We live in a time of constant communication.
No matter where in the world our friends are, or how long it's been since we've seen them, as long as they stay on social media, we never have to lose touch. But is social media strengthening friendships or making them shallower?
According to anthropologist Robin Dunbar, the highest number of people you can maintain a meaningful relationship with at one time ranges from 100 to 200, depending on how social you are. And many of us have a lot more social media connections than that. Friendship researcher William Rawlins divides friendships into three categories: active, dormant, and commemorative.
A friendship is active if you're regularly in touch with that person, if you feel you can call on them for emotional support, and if you pretty much know what's going on with their lives. A dormant friend is someone you have history with, but whom you haven't spoken to in a while. But if you were in the same town as them, you'd definitely hit them up, and it wouldn't be weird. And then, a commemorative friend is someone who was important to you at an earlier time in your life, but you don't really expect to see or hear from them, maybe ever again. You remember them fondly, but they remain firmly in the past. Or they would have, before social media.
Facebook is like a trophy case for these commemorative friendships. You can see what your childhood camp friend thinks about politics, you can get a "Happy Birthday" message from an old Little League teammate. As you grow older, more and more of your active friendships will become dormant or commemorative. That's because friendships naturally fade as people grow up. According to the American Time Use Survey, young people aged 15 to 19 spend the most time socializing per day while older adults have less time to spend with their friends. One study found that the more people moved, the more willing they were to get rid of objects, but the more willing they were to get rid of their objects they also reported being more willing to cut social ties too. This suggests that people who move a lot may see their friendships as more disposable.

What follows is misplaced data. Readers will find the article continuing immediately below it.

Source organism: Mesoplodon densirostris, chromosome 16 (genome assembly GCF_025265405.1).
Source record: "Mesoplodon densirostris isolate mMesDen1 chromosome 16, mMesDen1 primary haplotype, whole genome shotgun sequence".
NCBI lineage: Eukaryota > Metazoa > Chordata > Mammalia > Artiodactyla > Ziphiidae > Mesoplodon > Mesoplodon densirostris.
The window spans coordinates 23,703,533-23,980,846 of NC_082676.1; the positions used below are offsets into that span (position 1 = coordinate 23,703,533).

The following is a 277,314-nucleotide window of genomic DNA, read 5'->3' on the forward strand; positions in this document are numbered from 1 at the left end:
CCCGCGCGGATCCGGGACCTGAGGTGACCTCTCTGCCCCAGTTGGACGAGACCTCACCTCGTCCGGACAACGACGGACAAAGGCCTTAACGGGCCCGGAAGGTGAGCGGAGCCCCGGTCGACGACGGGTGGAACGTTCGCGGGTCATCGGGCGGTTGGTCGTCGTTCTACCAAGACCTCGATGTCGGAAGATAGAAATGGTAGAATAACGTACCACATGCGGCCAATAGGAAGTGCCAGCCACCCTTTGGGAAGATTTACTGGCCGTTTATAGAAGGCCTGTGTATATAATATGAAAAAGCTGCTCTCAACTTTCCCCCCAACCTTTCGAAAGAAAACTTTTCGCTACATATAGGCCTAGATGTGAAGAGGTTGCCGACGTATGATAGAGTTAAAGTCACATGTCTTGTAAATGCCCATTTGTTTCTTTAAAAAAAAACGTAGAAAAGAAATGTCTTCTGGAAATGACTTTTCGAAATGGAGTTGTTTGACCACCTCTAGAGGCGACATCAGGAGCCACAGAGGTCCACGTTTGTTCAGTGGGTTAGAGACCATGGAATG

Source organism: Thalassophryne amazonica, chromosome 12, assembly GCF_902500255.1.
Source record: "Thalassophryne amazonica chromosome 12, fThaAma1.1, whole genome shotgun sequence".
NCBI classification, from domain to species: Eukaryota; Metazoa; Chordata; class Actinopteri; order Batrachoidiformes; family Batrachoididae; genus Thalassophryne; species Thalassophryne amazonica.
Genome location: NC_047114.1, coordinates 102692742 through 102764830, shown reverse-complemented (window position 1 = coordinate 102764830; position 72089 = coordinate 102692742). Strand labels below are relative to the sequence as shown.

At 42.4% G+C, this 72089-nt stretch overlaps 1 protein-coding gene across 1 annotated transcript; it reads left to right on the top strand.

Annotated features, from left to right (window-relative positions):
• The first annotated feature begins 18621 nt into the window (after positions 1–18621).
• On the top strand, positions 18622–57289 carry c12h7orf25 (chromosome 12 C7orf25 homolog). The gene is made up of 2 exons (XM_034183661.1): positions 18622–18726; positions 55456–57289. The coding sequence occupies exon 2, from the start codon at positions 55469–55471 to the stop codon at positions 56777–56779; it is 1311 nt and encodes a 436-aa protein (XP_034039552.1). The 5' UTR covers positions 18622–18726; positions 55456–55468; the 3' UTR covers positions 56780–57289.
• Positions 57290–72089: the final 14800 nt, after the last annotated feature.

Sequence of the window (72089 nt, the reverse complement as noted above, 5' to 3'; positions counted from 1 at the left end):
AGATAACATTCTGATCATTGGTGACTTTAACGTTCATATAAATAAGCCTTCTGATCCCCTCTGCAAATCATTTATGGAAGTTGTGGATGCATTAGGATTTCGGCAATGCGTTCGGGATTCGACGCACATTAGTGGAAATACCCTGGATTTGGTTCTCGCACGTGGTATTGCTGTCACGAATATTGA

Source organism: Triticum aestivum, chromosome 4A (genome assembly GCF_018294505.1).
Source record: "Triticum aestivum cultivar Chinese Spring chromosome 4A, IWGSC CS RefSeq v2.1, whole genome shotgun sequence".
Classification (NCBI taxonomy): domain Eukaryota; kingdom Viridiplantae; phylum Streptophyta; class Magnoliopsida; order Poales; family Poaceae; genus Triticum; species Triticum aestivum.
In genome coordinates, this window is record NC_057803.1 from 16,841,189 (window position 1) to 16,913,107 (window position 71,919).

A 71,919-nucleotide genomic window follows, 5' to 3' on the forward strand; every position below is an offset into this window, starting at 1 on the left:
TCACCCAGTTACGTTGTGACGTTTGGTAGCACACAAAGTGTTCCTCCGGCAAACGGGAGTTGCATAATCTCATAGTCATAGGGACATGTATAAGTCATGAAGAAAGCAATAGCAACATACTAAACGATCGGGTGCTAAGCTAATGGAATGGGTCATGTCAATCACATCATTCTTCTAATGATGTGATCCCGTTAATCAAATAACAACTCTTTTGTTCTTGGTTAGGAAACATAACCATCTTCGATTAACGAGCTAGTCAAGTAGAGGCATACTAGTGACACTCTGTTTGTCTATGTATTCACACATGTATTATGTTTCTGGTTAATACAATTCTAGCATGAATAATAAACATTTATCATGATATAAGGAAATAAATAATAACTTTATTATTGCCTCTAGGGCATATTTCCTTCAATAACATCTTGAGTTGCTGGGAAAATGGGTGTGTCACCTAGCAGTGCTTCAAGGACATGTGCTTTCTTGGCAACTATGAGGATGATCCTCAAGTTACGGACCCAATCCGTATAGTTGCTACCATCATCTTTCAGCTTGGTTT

But a friendship isn't the same as that crumpled soccer team sweatshirt you finally threw out after your 3rd move. Technology offers us a way to extend the lifespan of these friendships, even long-distance ones, with minimal effort. But some of those friendships aren't really living. It's more like they're on life support. According to friendship researcher Emily Langan, any contact at all is the bare minimum of what it takes to keep a friendship alive. So if you write on someone's Facebook wall, or comment on their Instagram, you’re doing a form of friendship maintenance. Social media allows you to maintain more friendships, but more shallowly. But if you just focus on your closest friends, it's also a tool that can help you deepen your relationships. The more platforms friends use to communicate, in addition to seeing each other in person, the stronger their relationship. Researchers call this media multiplexity theory. So social media can both strengthen the friendships you care about, and keeps some relationships alive past their natural expiration date. Friendships are a uniquely flexible kind of relationship because unlike with our family members or romantic partners, there are no clear expectations or obligations This makes it easy to drop when things get busy, but it also means that a period of dormancy doesn't mean the friendship is over. In a series of interviews Rawlins did with middle-aged Americans, he found that many still considered themselves to be friends with people they hadn't been in touch with in a long time. But they felt like they could pick right back up where they left off. So maybe that's the biggest gift the Internet gives us. A place to find our friends, when we're ready to pick up where we left off. The effort has to come from you, and liking a status won't be enough, but when you're ready, your friends are there, in your pocket,
waiting for you to reconnect.
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